The road through San Matias, Bolivia, is a no man’s land. Hundreds of thousands of hectares of once lush forest are now a wasteland of twisted, carbonized tree stumps.
It is a protected area, but San Matias — which also hosts subsistence farmers, cattle ranches and quartz mines — burns every year as land is cleared for the next planting season.
The practice is legal during May and June, after the rainy season, with each farmer allowed to burn 20 hectares — also in the reserve located in Bolivia’s eastern Santa Cruz department, near the border with Brazil.
The limit is often deliberately exceeded, and the fines negligible. And increasingly, the fires just take on a life of their own, fueled by ever drier, hotter conditions.
“It came from that bush… over there!” said Antonio Tacuchava, 76, pointing to the spot where the most recent blaze came within a kilometer (0.6 miles) of his straw house in September.
A former farmer who now keeps a few chickens and other small animals for domestic consumption, Tacuchava is one of 130 families in Comunidad Candelaria, a hamlet at the gates of the San Matias park.
Locals raise cattle and grow corn, cassava, bananas and sugar cane on small plots.
– ‘Like a match’ –
Like the handful of large, commercial ranches in the park, the subsistence farmers take part in the annual burning at the start of the dry season — before it gets too hot, dry and risky.
“A spark here, near these houses, is like a match,” said Tacuchava, with his neat white moustache and sun-tanned face.
Yet despite their precautions, multiple out-of-control fires raged around the settlement from July to September this year.
Authorities said wildfires, mostly originating from land-clearing activities, had scorched 2.6 million hectares of land in Santa Cruz in the first ten months of the year.
The Friends of Nature Foundation, a Bolivian NGO, estimates that forest fires destroyed more than 2.3 million hectares of forests and grassland in the country in 2020, and 6.4 million hectares in 2019.
According to the NGO Global Forest Watch, Bolivia in 2020 became the country with the third-largest loss of virgin forest after Brazil and the Democratic Republic of Congo — passing Indonesia for the first time.
It is a vicious cycle of climate change fueling forest fires, and vice versa.
– Fauna, flora at risk –
Forest fires release vast amounts of planet-warming carbon dioxide into the air.
According to green group WWF: “To have any chance of restricting the rise in global temperatures to 1.5 degrees Celsius in line with the Paris Agreement (on curbing climate change), more needs to be done to cut carbon emissions from forest fires.”
As temperatures rise in step with greenhouse gas emissions, dwindling green vegetation and water resources make fires more likely.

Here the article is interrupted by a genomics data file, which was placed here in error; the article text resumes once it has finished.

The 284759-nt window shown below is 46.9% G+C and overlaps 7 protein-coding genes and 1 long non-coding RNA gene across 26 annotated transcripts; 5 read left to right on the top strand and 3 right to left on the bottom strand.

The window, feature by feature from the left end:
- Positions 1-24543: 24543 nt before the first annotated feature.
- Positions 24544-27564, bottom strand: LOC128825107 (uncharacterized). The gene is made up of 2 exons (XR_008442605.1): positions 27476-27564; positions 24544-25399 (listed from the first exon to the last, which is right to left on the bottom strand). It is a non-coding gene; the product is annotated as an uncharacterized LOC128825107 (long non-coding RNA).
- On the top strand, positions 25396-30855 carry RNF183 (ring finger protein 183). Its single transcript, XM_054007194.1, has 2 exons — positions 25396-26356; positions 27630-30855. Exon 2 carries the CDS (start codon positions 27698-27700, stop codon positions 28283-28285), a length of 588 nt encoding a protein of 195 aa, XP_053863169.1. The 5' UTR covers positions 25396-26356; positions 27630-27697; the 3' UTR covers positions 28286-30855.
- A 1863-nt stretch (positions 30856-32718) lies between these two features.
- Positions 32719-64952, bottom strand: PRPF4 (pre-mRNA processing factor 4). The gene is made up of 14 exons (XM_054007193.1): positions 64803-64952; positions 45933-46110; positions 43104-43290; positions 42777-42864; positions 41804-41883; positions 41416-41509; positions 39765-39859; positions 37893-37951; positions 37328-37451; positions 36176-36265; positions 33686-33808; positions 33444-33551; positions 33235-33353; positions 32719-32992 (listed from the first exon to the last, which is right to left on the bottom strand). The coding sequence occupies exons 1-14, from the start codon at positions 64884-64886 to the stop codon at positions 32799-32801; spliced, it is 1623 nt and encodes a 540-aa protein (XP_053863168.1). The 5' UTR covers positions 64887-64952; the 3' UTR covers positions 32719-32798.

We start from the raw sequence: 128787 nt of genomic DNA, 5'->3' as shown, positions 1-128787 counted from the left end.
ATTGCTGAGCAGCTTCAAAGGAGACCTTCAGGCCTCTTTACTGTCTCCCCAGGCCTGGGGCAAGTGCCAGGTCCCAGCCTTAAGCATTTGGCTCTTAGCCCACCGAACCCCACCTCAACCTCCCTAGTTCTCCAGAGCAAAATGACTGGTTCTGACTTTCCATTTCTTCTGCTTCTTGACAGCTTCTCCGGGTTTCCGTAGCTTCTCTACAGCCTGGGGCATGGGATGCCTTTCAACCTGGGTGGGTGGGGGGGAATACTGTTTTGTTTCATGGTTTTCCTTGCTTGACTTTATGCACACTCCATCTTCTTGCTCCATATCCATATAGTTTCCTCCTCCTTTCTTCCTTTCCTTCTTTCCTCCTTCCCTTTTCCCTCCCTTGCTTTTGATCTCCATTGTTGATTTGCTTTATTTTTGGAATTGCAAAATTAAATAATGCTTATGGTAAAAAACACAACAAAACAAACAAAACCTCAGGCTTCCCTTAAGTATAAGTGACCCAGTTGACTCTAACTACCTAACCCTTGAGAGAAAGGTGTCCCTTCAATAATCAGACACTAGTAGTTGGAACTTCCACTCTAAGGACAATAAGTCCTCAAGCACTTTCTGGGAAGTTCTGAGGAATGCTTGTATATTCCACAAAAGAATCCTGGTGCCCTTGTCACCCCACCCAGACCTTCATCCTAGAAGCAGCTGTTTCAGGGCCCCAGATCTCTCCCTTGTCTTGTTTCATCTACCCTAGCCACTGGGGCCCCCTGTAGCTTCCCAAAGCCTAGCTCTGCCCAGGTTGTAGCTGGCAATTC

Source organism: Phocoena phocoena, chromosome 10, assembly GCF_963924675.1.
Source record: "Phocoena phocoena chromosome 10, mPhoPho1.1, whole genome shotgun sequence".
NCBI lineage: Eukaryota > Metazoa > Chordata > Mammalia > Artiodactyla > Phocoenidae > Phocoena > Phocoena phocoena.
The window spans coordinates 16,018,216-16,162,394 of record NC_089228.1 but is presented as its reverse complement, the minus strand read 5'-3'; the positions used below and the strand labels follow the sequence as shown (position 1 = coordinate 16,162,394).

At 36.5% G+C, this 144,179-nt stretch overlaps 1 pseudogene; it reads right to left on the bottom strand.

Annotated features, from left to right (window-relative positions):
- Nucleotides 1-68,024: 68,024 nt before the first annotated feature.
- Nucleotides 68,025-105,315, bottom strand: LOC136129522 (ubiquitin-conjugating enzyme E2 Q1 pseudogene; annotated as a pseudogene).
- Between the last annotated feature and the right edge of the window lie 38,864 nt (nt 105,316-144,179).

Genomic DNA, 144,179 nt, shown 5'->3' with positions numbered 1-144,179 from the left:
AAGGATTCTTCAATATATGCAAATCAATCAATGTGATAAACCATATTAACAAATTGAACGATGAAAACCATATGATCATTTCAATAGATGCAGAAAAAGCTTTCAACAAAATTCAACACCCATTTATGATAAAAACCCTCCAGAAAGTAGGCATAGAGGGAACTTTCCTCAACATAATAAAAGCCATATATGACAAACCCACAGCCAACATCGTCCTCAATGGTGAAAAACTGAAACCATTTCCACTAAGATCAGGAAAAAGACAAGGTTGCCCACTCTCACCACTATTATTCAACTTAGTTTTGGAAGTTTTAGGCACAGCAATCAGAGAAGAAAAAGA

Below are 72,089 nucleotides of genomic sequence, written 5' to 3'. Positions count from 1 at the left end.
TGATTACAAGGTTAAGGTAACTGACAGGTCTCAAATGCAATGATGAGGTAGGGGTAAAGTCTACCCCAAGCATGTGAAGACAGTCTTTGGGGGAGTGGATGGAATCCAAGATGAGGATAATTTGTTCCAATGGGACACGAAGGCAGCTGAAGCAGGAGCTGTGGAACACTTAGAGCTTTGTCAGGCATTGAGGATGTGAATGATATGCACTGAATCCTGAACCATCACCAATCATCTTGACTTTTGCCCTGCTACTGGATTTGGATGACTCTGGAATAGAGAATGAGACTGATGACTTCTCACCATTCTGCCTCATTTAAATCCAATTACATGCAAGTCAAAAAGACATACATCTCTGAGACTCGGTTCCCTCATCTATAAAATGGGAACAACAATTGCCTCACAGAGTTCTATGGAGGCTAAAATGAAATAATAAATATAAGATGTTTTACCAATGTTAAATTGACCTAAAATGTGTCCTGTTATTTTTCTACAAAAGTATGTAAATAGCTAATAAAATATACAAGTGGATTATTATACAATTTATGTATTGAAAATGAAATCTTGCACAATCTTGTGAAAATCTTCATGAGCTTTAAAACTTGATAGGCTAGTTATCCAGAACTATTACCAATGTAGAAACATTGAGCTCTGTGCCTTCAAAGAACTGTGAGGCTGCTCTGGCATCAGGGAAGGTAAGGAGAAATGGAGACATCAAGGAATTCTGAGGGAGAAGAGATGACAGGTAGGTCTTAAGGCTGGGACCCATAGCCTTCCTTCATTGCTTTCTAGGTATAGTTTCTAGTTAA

Already, the WWF said, fires in many parts of the world are bigger, more intense and longer-lasting than they used to be.
In 2009, Bolivia’s environment ministry estimated that at loss rates then, all the country’s forests would be gone by 2100.
Environmentalists blame laws enacted under former leftist president Evo Morales, who for years encouraged burning of forest and pasture land to expand agricultural production.
Santa Cruz is the Bolivian department most affected by fires.
In San Matias park, which at 30,000 square kilometers (11,600 square miles) is the size of Belgium, the dirt roads are cracked and dry and lined with thousands of half-burnt trees that creak as they are slowly consumed from inside.
“Recovering from fires can take decades,” Bolivian biologist Juan Carlos Catari told AFP.
“There are places that have lost more than half their wealth of flora.”
– ‘No water’ –
At Santo Corazon, another settlement in San Matias some 200 kilometers (124 miles) south of Comunidad Candelaria, residents say longer, more frequent droughts are making life difficult.
Dalcy Cabrera, a housewife of 36, opens a tap in her house, but nothing comes out.
“In times of drought, there is no water,” she told AFP.
According to village chief Jorge Suarez, 54, “this year, we had no spring.” The rains that usually mark the arrival of spring only came months later.
“It is worse for the animals that live in the forest,” he said. “This worries me a lot.”
According to Catari, “most large animals can escape the fires because they move quickly, but reptiles like lizards and snakes get caught in the fire and become intoxicated with smoke because they don’t move fast.”
In Bolivia, one of the world’s most biodiverse countries, climate change and fires are threatening the survival of many species.
One of them is the hyacinth macaw, listed as “vulnerable” by the International Union for Conservation of Nature, with only about 4,300 individuals left.
There are some 300 in San Matias, trying to hatch eggs this year despite fires raging all around them.
Fire ash accumulates in bodies of water, asphyxiating fish and crustaceans that serve as food for other species including the park’s many lizards, which are at risk of “a mass die-off,” according to veterinarian Felix Rivas.